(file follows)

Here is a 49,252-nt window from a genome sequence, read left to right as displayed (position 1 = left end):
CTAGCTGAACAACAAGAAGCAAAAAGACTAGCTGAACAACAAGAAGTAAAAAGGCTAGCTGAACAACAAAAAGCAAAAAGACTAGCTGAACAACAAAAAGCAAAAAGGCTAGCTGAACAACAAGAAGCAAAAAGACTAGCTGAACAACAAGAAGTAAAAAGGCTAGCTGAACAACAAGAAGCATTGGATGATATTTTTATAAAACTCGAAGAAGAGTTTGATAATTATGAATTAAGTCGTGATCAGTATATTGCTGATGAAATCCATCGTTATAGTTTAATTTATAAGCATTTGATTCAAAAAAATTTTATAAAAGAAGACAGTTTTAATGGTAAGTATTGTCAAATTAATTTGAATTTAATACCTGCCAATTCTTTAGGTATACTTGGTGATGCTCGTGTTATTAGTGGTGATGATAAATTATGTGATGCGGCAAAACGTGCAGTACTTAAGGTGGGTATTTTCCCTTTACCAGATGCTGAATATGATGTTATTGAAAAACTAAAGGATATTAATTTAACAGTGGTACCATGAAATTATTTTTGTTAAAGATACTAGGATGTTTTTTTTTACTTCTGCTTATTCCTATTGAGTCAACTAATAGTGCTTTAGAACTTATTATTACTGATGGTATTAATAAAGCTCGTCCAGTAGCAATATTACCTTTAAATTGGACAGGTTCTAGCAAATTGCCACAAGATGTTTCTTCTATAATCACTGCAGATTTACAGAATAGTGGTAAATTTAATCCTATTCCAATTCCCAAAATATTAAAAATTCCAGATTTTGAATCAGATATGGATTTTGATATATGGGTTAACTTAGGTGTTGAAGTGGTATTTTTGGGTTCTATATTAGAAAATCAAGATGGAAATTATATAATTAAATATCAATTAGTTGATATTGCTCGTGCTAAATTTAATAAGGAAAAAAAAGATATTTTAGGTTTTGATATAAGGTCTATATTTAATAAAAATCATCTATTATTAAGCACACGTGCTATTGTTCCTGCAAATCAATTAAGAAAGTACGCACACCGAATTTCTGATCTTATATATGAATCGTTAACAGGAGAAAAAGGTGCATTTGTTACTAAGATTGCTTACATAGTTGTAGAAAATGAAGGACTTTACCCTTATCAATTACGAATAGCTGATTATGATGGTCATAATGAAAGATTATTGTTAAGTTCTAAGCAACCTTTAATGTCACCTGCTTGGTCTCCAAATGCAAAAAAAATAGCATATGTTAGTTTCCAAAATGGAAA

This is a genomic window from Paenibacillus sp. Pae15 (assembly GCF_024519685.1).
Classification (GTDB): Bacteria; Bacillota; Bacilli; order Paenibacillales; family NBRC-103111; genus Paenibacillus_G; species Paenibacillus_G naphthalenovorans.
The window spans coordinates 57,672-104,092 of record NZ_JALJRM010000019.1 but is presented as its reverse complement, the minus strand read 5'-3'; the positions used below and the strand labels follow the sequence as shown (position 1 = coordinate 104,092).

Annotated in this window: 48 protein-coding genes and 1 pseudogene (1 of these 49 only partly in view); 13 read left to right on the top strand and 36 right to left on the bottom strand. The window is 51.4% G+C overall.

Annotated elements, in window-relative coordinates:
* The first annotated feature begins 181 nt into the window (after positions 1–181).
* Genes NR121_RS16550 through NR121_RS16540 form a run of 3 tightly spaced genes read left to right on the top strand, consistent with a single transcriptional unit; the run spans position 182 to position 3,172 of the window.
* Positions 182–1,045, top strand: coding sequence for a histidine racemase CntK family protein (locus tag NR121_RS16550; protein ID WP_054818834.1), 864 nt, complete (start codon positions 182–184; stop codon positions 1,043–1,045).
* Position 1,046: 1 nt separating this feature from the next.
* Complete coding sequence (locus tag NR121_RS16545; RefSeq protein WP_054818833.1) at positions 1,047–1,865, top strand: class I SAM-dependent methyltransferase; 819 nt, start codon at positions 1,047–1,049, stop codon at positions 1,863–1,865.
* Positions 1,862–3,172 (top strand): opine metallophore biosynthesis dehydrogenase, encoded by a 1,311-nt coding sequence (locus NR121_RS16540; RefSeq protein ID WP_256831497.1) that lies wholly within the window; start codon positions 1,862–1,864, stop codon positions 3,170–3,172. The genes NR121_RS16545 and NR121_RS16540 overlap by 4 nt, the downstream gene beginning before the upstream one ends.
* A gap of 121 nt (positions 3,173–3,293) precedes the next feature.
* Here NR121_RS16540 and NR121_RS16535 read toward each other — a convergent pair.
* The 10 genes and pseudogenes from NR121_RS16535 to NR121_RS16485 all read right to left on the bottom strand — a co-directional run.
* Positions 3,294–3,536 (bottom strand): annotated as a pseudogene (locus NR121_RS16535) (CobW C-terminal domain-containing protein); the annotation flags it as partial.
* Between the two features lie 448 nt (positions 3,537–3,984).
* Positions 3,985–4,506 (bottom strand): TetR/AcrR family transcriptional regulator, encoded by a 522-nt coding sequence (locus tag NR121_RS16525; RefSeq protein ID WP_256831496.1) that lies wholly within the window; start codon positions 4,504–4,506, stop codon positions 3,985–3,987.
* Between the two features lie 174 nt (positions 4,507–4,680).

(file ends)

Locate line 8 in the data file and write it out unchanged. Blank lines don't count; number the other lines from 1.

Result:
* The first annotated feature begins 181 nt into the window (after positions 1–181).